Law enforcement in the Philippines claim to have arrested one of the hackers involved with the breach of the country's Commission on Elections (Comelec). The National Bureau of Investigation (NBI), which is tasked with investigating the massive cyberattack that compromised millions of electoral records last month, has now announced the arrest of a man in his early twenties in relation to the hack.
According to the website of the Manilla Bulletin, a three-week operation led to the apprehension of the suspect at his home in Sampaloc, Manila on Wednesday 20th April. The Comelec website was initially compromised and defaced on 27 March by hackers claiming to be aligned with 'Anonymous Philippines'. Then, three days later a second group dubbed 'LulzSec Pilipinas' posted a massive data dump online that reportedly contained massive amounts of voter data including passport information and fingerprint data. This information was verified by security firm Trend Micro.
Now, NBI director Virgilio Mendez has said the intelligence agency is examining the contents of a computer recovered from the suspect's home and hopes to release a further report once this process is complete. Furthermore, the director reportedly said the suspect had admitted involvement in the hacking. The authorities would not comment on whether the suspect was involved in any other hacking attempts against government targets.
Meanwhile, as reported by the Philippine Star, Comelec spokesperson James Jimenez said the organisation is doing everything it can to resolve the issue "at the soonest possible time." He added: "I apologise for this continuing attack on your privacy."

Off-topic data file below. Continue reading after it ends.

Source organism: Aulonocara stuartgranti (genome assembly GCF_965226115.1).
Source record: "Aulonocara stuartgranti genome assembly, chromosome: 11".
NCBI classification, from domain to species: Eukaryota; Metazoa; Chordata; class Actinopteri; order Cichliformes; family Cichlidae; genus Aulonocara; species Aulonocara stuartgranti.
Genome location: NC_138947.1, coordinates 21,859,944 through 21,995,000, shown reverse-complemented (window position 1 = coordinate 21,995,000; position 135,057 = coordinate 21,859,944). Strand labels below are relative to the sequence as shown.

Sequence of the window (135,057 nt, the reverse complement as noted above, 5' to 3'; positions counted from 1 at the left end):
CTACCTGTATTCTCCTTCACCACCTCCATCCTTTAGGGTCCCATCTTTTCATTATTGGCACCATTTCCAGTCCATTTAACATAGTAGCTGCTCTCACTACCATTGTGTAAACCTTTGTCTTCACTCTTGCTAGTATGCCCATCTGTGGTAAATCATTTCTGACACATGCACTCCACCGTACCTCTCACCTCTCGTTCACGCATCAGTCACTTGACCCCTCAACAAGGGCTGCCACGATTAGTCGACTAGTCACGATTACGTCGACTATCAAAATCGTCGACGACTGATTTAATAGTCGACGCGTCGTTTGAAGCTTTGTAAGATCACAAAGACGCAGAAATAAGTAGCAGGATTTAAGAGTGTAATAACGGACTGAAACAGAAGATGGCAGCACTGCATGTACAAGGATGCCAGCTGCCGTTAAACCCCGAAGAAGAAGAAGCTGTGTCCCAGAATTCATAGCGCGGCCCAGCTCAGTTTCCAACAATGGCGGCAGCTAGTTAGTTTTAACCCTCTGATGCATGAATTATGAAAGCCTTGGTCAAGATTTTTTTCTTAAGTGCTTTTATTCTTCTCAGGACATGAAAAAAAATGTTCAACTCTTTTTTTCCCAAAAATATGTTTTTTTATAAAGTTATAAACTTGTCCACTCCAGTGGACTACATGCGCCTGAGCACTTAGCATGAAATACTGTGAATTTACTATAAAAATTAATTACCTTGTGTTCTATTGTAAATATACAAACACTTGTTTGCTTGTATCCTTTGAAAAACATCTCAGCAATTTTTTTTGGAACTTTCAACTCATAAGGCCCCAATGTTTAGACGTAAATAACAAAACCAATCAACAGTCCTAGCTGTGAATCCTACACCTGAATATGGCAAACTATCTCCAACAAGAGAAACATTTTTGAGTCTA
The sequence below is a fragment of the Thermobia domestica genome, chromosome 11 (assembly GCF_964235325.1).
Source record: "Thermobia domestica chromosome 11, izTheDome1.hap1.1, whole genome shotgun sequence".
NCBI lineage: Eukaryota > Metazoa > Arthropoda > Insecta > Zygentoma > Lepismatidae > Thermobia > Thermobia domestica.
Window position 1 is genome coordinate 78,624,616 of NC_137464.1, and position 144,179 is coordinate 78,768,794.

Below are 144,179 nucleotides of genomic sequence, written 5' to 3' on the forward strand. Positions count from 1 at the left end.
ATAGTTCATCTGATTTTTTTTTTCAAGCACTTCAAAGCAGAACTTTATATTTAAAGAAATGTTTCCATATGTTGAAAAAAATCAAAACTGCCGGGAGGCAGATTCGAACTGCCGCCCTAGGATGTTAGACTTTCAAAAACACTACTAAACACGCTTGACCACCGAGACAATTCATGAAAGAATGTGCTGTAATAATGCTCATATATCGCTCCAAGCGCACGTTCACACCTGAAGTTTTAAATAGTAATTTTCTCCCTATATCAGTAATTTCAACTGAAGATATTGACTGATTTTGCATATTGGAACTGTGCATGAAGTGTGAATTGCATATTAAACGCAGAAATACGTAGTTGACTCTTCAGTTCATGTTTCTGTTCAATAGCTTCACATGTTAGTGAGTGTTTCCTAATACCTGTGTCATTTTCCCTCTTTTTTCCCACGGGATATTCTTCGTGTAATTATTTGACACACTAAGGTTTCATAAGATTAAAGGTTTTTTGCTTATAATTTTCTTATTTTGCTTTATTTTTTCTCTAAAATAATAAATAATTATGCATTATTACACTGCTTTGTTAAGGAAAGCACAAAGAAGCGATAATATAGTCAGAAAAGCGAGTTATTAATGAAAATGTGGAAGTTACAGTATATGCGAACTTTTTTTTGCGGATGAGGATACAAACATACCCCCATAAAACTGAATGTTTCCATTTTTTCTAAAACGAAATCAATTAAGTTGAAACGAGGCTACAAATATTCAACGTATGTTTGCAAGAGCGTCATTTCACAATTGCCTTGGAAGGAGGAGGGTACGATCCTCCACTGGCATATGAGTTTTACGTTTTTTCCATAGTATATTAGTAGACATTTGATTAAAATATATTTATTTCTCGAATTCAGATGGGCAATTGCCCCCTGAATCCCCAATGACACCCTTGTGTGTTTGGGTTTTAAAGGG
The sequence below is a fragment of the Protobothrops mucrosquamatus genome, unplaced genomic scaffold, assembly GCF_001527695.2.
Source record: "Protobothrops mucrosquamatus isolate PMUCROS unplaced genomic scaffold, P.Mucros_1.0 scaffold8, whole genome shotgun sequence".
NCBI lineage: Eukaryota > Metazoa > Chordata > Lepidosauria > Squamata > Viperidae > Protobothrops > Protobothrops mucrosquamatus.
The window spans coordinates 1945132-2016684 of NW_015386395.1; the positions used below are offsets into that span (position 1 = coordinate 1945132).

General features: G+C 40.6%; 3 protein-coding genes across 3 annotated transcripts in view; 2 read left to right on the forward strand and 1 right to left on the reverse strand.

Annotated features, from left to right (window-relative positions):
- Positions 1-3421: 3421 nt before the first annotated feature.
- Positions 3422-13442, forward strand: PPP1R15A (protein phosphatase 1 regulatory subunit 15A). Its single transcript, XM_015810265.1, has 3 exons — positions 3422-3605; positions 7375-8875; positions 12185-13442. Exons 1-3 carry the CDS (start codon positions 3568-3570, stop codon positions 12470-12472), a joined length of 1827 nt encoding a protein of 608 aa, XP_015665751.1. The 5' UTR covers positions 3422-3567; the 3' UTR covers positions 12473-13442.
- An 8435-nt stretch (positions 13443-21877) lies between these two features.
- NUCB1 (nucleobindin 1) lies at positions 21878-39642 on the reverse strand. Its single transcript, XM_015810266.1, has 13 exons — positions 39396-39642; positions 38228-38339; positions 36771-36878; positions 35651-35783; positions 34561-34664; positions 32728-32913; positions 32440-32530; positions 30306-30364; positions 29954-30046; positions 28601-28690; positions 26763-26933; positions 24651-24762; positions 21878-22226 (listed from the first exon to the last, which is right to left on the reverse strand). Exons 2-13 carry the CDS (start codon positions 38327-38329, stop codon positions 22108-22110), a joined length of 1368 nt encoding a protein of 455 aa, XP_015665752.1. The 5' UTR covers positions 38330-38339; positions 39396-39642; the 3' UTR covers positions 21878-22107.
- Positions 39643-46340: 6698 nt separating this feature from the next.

According to the Manilla Bulletin, the suspect is a recent IT graduate called Paul Biteng – however this has not yet been confirmed by IBTimes UK with a second source. In a recent post, the news organisation lists information it claims is about Biteng and asserts he is a white-hat hacker that has previously been commended for his work by both Facebook and Microsoft.
Indeed, there is a Paul Biteng listed on both websites for work with 'responsible disclosures' in 2014. "Each name listed represents an individual or company who has privately disclosed one or more security vulnerabilities in our online services and worked with us to remediate the issue," the Microsoft notice said. However, this does not prove it is the same individual referenced by the Manilla Bulletin. If prosecuted, the suspect could be charged for violating the Cybercrime Prevention Law, officials said.
In the most recent development, GMA News Online posted what appears to be a 'mugshot' of Biteng on its website which was allegedly released by the NBI Anti-Cybercrime Division. Ronald Aguto, chief of the cyber squad, said his team is still looking for two other hackers they believe played a role in the incident.
IBTimes UK has contacted the National Bureau of Investigation (NBI) for comment on the identity of the suspect and will update this post accordingly.